Crowdsourcing: Remember you are the one in charge!

Crowdsourcing is at term that has been in use for several years and refers to the process of outsourcing tasks, though originally apparently started by coders and the computer industry more and more businesses now use crowdsourcing for talks they feel can be accomplished by a crowd of ‘experts’ rather than internal employees.

But is this always a good idea? can the masses really help decide what happens in your business and can they get it right?

There are advantages to crowdsourcing, a hive mind can come up with some good ideas, ideas that can sometimes only be created by those who are not directly influenced (by salary or loyalty) by the subject matter or task in hand.

Wikipedia’s crowdsourcing business model is the underlying mechanism driving its success. Anybody and everybody can edit and update any page, giving the user the control, there are many stories of pages being edited to announce deaths prematurely of for malicious purposes.

Wikipedia works because it has very few paid staff and the content updated is based on trust. However the downside is the management of such a large scale group who may be spread across many countries. A traditional offline Encyclopedia such as Britannica would have difficulty (though it has to have considered it) competing in this market given its staff of paid experts, who write and/or vet content before it appears in the book.

On the other hand take sites such as Unbound.co.uk which allow authors and readers to decide which books get published, bypassing the traditional agent route and crowdsourcing the funding of the books the readers wants to see on the shelves.

But what of those who don’t get funding, for them crowdsourcing may not be the best way of financing their book, but what are the other options and what is the best way? Be prepared to fail if funding isn’t forthcoming to your business.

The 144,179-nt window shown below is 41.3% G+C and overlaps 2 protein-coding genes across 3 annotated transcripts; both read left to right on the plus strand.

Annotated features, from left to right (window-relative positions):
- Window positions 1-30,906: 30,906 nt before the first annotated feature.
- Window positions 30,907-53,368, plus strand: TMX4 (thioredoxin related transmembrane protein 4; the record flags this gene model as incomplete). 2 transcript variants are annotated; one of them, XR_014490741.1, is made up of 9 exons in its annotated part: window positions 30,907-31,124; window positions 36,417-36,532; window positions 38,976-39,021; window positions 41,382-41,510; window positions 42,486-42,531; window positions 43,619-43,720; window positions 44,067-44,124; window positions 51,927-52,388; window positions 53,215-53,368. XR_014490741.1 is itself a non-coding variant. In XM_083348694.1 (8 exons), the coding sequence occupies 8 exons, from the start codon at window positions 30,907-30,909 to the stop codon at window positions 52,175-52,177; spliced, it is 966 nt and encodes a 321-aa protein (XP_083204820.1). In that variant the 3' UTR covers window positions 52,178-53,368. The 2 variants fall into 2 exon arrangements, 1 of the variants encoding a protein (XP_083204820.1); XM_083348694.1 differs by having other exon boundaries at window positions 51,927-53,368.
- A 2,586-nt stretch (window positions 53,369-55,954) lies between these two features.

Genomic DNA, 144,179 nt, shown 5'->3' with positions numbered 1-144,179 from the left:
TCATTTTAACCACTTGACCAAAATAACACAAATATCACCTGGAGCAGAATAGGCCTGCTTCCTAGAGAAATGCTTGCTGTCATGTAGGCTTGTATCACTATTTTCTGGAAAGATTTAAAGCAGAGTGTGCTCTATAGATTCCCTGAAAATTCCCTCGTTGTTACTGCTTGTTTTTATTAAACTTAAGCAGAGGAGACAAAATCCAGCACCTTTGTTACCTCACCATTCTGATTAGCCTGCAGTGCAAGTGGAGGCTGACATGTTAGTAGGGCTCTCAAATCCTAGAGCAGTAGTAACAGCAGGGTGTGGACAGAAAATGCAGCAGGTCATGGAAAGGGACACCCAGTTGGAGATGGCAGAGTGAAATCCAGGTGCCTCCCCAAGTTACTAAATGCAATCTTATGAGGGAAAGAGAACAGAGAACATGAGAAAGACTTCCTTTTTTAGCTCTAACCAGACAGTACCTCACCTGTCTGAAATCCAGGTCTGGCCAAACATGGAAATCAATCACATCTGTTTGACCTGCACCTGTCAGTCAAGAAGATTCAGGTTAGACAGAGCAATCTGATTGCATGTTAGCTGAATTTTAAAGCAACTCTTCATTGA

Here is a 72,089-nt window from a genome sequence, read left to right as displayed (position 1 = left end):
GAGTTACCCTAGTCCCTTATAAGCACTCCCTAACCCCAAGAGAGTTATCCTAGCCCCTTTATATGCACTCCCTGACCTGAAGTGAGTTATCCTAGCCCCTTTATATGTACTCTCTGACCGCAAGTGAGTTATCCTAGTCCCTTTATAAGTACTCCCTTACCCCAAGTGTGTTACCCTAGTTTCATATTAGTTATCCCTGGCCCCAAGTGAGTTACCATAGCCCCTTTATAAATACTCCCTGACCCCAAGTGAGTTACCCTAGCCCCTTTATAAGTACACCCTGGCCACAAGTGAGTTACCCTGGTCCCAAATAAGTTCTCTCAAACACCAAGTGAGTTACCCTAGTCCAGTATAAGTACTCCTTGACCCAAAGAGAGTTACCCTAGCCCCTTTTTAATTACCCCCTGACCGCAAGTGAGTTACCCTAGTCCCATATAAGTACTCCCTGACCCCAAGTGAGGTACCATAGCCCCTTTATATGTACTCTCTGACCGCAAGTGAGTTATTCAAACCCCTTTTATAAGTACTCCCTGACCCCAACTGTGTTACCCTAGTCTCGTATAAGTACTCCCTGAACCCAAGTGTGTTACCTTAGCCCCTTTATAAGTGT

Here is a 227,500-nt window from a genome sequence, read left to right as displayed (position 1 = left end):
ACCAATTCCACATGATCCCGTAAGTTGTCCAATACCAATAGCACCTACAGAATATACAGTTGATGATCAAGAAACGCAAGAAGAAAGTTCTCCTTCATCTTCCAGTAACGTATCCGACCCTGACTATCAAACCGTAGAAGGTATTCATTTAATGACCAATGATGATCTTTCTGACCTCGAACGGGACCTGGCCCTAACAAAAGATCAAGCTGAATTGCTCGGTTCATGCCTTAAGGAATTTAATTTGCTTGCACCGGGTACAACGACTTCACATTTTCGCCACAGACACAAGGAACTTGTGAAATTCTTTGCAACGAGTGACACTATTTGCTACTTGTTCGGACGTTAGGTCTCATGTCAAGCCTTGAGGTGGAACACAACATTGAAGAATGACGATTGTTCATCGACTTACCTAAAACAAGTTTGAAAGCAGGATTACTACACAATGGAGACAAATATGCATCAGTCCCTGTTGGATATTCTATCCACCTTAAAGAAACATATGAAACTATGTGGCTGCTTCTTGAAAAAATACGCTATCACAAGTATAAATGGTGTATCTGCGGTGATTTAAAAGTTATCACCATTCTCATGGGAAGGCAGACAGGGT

Though crowdsourcing isn’t always the best way, though Twitter and the suchlike can be great for enthusiasm and ideas it takes time and patience to put them into action. You maybe able to find the skills you need at a great rate but unless you are paying or can offer a barter for the expertise then you cannot guarantee loyalty or quality, so be perhaps be prepared to incur added costs to complete the project – not always.

Where I do think that crowd sourcing has been proven to be of value is in buying in external short-term creative thinking and even expertise for non-core functions where outside input from perhaps more skilled individuals for short-term roles can be priceless. (Design input / marketing feedback / introduction to new sources / lots services are also driven down price wise by crowd input / shortcuts to knowledge by asking the crowd..)

Istockphoto is a another example of how the crowdsourcing of photographs into a common database allowed every photographer however good they were to sell their photos, this subsequently many many professional stock photographers lost out as an amateur could charge a low fee for something that a professional would traditionally have charged a high fee for. This free site started by a group of designers who wanted to share there stock photography was bought by Getty Image in 2007 for $50 million.

So crowdsourcing can be a good thing and it can be a bad thing, depending on which side of the coin you fall into. But however you choose to use the power of the hive mind then always remember you are the one in charge!

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Lara Morgan is the founder and former CEO of Pacific Direct. She is a founder member of the Young Entrepreneurs Organisation, now EO, was a finalist in the Veuve Clicquot Businesswoman of the Year Award, and has also been a three times finalist in the Ernst and Young Entrepreneur of the Year. She was named Cranfield Entrepreneur Alumnus of the Year in 2009. Having sold her company, Lara is now focusing her passion on Company Shortcuts, an online platform for entrepreneurs to increase their effectiveness and accelerate growth.